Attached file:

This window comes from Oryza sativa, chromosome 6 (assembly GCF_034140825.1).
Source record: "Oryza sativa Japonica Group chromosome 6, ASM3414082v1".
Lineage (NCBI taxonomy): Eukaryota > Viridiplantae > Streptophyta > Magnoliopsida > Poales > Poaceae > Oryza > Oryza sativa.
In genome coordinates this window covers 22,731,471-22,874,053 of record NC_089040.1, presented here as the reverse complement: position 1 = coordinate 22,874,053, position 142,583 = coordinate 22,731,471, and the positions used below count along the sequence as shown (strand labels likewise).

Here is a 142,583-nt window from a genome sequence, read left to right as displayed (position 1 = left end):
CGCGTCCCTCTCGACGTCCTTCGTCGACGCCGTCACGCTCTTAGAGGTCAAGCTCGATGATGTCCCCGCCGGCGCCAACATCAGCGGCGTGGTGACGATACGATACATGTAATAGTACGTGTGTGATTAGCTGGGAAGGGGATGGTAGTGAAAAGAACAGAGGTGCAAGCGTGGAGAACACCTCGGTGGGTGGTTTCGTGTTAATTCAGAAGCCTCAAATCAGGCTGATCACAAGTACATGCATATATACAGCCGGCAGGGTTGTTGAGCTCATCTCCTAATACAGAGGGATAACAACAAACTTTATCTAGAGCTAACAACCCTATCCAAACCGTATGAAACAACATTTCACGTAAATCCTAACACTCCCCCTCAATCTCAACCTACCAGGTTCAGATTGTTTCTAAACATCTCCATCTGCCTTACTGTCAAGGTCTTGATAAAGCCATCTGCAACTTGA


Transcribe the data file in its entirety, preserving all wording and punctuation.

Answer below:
This window comes from Oryza sativa, chromosome 6 (assembly GCF_034140825.1).
Source record: "Oryza sativa Japonica Group chromosome 6, ASM3414082v1".
Lineage (NCBI taxonomy): Eukaryota > Viridiplantae > Streptophyta > Magnoliopsida > Poales > Poaceae > Oryza > Oryza sativa.
In genome coordinates this window covers 22,731,471-22,874,053 of record NC_089040.1, presented here as the reverse complement: position 1 = coordinate 22,874,053, position 142,583 = coordinate 22,731,471, and the positions used below count along the sequence as shown (strand labels likewise).

Here is a 142,583-nt window from a genome sequence, read left to right as displayed (position 1 = left end):
CGCGTCCCTCTCGACGTCCTTCGTCGACGCCGTCACGCTCTTAGAGGTCAAGCTCGATGATGTCCCCGCCGGCGCCAACATCAGCGGCGTGGTGACGATACGATACATGTAATAGTACGTGTGTGATTAGCTGGGAAGGGGATGGTAGTGAAAAGAACAGAGGTGCAAGCGTGGAGAACACCTCGGTGGGTGGTTTCGTGTTAATTCAGAAGCCTCAAATCAGGCTGATCACAAGTACATGCATATATACAGCCGGCAGGGTTGTTGAGCTCATCTCCTAATACAGAGGGATAACAACAAACTTTATCTAGAGCTAACAACCCTATCCAAACCGTATGAAACAACATTTCACGTAAATCCTAACACTCCCCCTCAATCTCAACCTACCAGGTTCAGATTGTTTCTAAACATCTCCATCTGCCTTACTGTCAAGGTCTTGATAAAGCCATCTGCAACTTGA